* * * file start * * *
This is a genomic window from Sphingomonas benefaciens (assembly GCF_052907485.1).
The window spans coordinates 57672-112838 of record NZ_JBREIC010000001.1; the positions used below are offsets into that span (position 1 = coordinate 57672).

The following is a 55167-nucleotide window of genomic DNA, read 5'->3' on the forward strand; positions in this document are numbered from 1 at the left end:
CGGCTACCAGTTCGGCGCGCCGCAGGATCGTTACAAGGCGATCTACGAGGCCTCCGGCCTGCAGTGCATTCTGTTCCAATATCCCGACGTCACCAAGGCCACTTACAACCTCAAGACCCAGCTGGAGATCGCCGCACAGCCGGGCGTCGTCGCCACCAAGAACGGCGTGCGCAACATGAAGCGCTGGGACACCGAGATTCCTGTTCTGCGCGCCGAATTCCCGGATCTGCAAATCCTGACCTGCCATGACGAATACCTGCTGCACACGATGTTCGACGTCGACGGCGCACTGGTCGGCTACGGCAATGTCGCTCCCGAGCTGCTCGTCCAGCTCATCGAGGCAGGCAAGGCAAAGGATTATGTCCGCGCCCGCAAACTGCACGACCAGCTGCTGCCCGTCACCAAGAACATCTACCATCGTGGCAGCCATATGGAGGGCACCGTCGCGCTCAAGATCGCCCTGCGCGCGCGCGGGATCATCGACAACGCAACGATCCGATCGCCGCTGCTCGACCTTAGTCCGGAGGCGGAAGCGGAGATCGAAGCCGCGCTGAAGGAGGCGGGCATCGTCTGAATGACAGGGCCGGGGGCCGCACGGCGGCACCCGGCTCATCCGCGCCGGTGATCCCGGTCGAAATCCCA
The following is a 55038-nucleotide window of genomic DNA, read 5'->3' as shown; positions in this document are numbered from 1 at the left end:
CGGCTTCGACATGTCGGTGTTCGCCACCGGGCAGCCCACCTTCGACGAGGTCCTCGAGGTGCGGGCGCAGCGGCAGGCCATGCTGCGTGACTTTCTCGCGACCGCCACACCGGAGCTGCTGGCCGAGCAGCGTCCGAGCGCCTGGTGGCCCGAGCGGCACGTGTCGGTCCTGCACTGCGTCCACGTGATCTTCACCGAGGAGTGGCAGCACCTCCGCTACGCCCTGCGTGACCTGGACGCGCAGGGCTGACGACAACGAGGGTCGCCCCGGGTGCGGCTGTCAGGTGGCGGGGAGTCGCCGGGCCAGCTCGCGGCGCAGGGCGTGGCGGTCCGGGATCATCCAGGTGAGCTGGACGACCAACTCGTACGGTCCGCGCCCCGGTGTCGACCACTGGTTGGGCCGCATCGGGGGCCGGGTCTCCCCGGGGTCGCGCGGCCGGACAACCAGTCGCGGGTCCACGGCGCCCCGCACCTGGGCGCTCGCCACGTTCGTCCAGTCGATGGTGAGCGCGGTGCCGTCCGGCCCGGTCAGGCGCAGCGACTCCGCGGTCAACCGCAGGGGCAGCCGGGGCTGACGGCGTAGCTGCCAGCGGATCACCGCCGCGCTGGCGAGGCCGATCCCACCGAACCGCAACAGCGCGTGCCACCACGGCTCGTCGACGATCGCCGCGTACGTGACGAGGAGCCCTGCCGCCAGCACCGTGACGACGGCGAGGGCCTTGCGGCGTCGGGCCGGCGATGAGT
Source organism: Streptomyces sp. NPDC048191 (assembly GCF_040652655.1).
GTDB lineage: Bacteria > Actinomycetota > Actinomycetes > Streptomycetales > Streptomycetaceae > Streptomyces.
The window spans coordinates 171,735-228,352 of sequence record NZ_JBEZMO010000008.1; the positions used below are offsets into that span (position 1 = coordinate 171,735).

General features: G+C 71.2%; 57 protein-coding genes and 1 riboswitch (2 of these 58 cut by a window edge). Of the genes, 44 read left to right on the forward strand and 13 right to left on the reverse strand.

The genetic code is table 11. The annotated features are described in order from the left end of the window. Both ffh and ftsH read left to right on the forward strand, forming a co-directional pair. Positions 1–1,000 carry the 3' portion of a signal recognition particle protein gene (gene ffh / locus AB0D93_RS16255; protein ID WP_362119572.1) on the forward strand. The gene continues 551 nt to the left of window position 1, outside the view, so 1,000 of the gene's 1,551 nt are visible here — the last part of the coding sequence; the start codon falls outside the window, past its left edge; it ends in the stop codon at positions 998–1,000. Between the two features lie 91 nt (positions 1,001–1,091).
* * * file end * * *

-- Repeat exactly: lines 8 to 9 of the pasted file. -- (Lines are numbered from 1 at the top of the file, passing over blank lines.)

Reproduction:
GTDB lineage: Bacteria > Actinomycetota > Actinomycetes > Streptomycetales > Streptomycetaceae > Streptomyces.
The window spans coordinates 171,735-228,352 of sequence record NZ_JBEZMO010000008.1; the positions used below are offsets into that span (position 1 = coordinate 171,735).